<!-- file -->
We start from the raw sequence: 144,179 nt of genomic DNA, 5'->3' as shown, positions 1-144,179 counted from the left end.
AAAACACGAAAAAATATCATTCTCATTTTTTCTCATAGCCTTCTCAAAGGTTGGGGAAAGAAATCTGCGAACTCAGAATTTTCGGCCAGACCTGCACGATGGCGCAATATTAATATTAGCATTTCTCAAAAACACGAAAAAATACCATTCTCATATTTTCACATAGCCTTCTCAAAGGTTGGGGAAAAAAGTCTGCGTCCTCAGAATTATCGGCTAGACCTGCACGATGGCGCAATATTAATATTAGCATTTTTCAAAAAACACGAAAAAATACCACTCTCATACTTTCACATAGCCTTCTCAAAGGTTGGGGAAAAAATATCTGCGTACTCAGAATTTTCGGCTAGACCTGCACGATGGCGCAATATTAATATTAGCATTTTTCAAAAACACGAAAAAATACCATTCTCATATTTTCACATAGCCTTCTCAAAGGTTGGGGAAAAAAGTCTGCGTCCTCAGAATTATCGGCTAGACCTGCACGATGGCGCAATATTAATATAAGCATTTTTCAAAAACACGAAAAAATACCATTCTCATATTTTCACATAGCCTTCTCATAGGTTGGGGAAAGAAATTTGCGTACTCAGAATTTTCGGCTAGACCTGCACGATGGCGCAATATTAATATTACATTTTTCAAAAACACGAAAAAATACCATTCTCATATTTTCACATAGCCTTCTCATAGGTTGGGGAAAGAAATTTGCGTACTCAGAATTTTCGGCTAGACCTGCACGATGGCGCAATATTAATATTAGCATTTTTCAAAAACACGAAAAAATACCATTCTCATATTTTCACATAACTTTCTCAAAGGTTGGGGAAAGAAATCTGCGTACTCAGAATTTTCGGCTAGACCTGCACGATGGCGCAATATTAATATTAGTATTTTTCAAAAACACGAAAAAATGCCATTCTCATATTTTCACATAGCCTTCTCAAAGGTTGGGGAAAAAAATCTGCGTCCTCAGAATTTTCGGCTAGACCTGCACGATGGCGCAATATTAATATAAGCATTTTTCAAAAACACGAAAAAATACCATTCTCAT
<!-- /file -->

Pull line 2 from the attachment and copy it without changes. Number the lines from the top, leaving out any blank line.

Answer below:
AAAACACGAAAAAATATCATTCTCATTTTTTCTCATAGCCTTCTCAAAGGTTGGGGAAAGAAATCTGCGAACTCAGAATTTTCGGCCAGACCTGCACGATGGCGCAATATTAATATTAGCATTTCTCAAAAACACGAAAAAATACCATTCTCATATTTTCACATAGCCTTCTCAAAGGTTGGGGAAAAAAGTCTGCGTCCTCAGAATTATCGGCTAGACCTGCACGATGGCGCAATATTAATATTAGCATTTTTCAAAAAACACGAAAAAATACCACTCTCATACTTTCACATAGCCTTCTCAAAGGTTGGGGAAAAAATATCTGCGTACTCAGAATTTTCGGCTAGACCTGCACGATGGCGCAATATTAATATTAGCATTTTTCAAAAACACGAAAAAATACCATTCTCATATTTTCACATAGCCTTCTCAAAGGTTGGGGAAAAAAGTCTGCGTCCTCAGAATTATCGGCTAGACCTGCACGATGGCGCAATATTAATATAAGCATTTTTCAAAAACACGAAAAAATACCATTCTCATATTTTCACATAGCCTTCTCATAGGTTGGGGAAAGAAATTTGCGTACTCAGAATTTTCGGCTAGACCTGCACGATGGCGCAATATTAATATTACATTTTTCAAAAACACGAAAAAATACCATTCTCATATTTTCACATAGCCTTCTCATAGGTTGGGGAAAGAAATTTGCGTACTCAGAATTTTCGGCTAGACCTGCACGATGGCGCAATATTAATATTAGCATTTTTCAAAAACACGAAAAAATACCATTCTCATATTTTCACATAACTTTCTCAAAGGTTGGGGAAAGAAATCTGCGTACTCAGAATTTTCGGCTAGACCTGCACGATGGCGCAATATTAATATTAGTATTTTTCAAAAACACGAAAAAATGCCATTCTCATATTTTCACATAGCCTTCTCAAAGGTTGGGGAAAAAAATCTGCGTCCTCAGAATTTTCGGCTAGACCTGCACGATGGCGCAATATTAATATAAGCATTTTTCAAAAACACGAAAAAATACCATTCTCAT